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story.lead_photo.caption Aretha Franklin, 29 years old and at the height of her powers, isn’t the only stunning thing about Amazing Grace.

Apart from some staggering problems brought on by incredible dunderheadedness — the filmmakers didn’t use clappers when they started filming, making it practically impossible to synchronize the picture with the sound until digital technology came along — one of the biggest obstacles keeping Amazing Grace from the theaters all these years was Aretha Franklin.

While she publicly praised the film, she blocked its release. Privately, she didn’t like it. Artists can be like that — T Bone Burnett can’t stand the production on his classic 1983 album Proof Through the Night. I know writers who can’t bear to read their own work. Maybe Franklin saw — or more likely heard — something that was beyond our ken. Maybe her standards were just that high.

Amazing Grace

90 Cast: Concert film with Aretha Franklin, Rev. James Cleveland, Alexander Hamilton, Bernard Purdie, Chuck Rainey, Clara Ward

Directors: Sydney Pollack, Alan Elliott

Rating: G

Running time: 1 hour, 29 minutes

Anyway, Amazing Grace is one of the best concert films ever made. Put it on the shelf with Stop Making Sense, The Last Waltz and Prince’s Sign O’ The Times. It’s a remarkable snapshot of a remarkable couple of days in early 1972, when the Queen of Soul sang with her collaborators, the Southern California Community Choir led by Rev. James Cleveland, in front of the congregation (and special guests that, on the second night, included Mick Jagger, Charlie Watts and Franklin’s father, Baptist preacher C.L. Franklin) of New Temple Missionary Baptist Church in Watts.

The main purpose was to record a double album that would become her best-selling record ever, and the best-selling gospel album of all time, Amazing Grace.

Almost as an afterthought, Warner Bros., the corporate parent of Franklin’s label Atlantic Records, hired up-and-coming director Sydney Pollack to capture the performance on film.

Pollack brought a team of camera operators and sound people — and made a rookie mistake with the clappers. It wasn’t until almost 50 years later that former Atlantic producer Alan Elliott painstakingly went through the footage to marry the sound and vision. (And earned himself a co-director credit.)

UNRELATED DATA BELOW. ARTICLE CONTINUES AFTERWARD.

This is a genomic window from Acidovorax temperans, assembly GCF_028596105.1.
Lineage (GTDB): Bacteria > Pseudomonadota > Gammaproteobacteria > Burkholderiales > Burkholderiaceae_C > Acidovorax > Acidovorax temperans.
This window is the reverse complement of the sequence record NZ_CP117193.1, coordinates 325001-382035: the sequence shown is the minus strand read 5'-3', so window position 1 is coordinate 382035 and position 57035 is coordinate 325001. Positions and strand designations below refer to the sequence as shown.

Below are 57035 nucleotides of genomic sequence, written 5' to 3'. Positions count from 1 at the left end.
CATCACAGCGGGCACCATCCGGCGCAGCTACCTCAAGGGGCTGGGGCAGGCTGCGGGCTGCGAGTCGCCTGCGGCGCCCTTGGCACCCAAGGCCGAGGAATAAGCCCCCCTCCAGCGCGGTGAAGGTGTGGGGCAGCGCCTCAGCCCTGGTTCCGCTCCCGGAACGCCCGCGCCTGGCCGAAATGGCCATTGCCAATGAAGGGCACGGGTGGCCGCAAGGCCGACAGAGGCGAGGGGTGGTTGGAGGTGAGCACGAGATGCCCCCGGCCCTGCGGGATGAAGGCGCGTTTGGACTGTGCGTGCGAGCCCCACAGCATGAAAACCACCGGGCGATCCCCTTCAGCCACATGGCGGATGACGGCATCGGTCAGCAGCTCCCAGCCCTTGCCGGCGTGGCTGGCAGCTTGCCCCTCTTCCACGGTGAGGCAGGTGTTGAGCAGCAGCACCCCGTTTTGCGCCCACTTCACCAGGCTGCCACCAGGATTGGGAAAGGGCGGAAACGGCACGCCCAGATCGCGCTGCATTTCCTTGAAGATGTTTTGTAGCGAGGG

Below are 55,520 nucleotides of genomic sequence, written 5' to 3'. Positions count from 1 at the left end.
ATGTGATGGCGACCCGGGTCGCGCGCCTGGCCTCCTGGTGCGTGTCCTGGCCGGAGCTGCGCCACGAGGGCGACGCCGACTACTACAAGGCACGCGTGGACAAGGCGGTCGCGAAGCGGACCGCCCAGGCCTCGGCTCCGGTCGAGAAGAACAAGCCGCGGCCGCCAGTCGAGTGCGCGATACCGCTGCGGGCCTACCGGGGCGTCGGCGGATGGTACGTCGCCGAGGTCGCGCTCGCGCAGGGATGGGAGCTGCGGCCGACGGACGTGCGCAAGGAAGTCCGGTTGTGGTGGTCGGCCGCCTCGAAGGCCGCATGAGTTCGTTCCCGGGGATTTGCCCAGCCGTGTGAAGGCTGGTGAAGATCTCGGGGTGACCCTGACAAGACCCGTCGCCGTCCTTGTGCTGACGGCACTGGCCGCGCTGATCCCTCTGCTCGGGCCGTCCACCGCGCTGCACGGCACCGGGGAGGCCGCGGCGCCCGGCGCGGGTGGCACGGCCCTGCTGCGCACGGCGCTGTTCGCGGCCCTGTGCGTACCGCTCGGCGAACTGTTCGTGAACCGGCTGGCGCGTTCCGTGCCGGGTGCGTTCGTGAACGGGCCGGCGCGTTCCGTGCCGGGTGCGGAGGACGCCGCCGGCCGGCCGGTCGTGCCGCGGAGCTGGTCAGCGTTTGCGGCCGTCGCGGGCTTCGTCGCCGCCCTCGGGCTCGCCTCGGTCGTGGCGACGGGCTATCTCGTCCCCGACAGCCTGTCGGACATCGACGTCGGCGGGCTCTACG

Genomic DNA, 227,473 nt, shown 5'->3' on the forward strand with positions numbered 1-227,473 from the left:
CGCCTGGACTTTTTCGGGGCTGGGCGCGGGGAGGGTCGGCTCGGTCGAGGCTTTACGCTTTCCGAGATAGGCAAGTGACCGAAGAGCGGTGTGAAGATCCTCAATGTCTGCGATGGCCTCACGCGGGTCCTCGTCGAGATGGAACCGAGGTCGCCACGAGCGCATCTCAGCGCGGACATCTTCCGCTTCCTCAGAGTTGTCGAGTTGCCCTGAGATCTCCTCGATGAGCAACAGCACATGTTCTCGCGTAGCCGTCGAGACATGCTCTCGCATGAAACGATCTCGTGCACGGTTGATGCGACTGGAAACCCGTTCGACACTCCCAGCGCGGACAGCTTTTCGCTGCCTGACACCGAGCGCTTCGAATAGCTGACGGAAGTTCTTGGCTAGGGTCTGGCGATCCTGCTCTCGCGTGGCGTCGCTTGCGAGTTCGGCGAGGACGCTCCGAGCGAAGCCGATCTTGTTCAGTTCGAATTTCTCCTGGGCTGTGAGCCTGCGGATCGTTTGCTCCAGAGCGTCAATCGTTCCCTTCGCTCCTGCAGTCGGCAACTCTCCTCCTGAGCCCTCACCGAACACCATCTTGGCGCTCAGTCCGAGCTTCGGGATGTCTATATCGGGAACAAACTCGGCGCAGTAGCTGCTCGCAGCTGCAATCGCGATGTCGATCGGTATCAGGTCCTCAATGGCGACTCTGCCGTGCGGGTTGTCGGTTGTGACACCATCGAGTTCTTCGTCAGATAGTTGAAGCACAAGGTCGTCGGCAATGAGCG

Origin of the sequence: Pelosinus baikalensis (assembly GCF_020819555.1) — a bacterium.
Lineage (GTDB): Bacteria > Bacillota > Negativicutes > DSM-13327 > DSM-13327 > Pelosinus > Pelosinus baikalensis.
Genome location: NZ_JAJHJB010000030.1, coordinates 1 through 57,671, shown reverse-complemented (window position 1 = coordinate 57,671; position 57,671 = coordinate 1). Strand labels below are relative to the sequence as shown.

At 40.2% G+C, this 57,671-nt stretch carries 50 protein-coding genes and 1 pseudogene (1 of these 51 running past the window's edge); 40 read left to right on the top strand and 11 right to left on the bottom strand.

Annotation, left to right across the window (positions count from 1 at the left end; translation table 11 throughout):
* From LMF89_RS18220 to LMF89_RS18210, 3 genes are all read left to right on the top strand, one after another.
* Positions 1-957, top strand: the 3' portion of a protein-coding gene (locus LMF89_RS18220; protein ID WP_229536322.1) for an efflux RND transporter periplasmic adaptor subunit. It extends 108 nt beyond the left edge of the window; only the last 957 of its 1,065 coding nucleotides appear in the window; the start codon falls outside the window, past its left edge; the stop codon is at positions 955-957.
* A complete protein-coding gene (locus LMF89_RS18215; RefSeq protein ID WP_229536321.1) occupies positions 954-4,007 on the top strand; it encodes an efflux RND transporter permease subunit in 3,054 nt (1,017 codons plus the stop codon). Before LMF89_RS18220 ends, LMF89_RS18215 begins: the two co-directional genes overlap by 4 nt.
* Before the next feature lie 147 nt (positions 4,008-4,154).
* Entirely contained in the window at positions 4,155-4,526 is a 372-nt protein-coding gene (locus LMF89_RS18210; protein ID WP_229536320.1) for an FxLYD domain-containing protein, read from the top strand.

But Pollack isn’t exactly the goat here; his footage captures the visceral power of the performance — not just that of Franklin and Cleveland’s choir but also the preternatural lift of drummer Bernard Purdie, guitarist Cornell Dupree and bassist Chuck Rainey. This a direct, unfussy document, a verite eye taking in the proceedings. There’s nothing extraneous, no talking-head interviews or virtuous camera movements. Pollack and his team seem to have undertaken the filming as a solemn errand — they turn on the lights, let the cameras run and the spirit charge through the venue. There’s no need to manufacture drama when Aretha Franklin is at the microphone, at the piano, glowing and incandescent.

It might be helpful to understand that in 1972, blaxploitation films were having a moment. Shaft had been in theaters the year before and Melvin Van Peebles’ Sweet Sweetback’s Baadasssss Song was an underground hit. (Warner Bros. initially planned to bundle Amazing Grace with the coming Superfly as a theatrical double-feature, a notion that doesn’t sound so crazy when you consider Curtis Mayfield’s remarkable soul funk soundtrack.) Black faces were just beginning to appear on American TV in leading roles; the second night of Aretha’s show also marked the debut of Sanford and Son on NBC.

Aretha Franklin was close to her peak — 29 years old and, like the rest of America, coming out of a tumultuous period when it seemed the nation might crack open. It wasn’t four years after the murders of Martin Luther King Jr. and Bobby Kennedy. Just the week before, President Richard Nixon had announced his intention to run for re-election; the day of the first show he announced that half of America’s troops in Vietnam would be pulled out by May 1.

If you’ve heard the record you won’t be surprised by the power and precision, the emotive pulse, of Aretha’s voice. (In fact, some of the album recordings, which had the advantage of being remixed and augmented in the studio, are superior to the movie’s soundtrack.) But what the film provides is proof of how thrilling she was in the moment, and her gobsmacking effect on the witnesses who, time and time again, the camera catches in unabashed awe. She’s shockingly good.

And she’s doing it — they’re doing it — live. Without a net. This is genuine. This is authentic. This is the evidence.

There were giants in those days.

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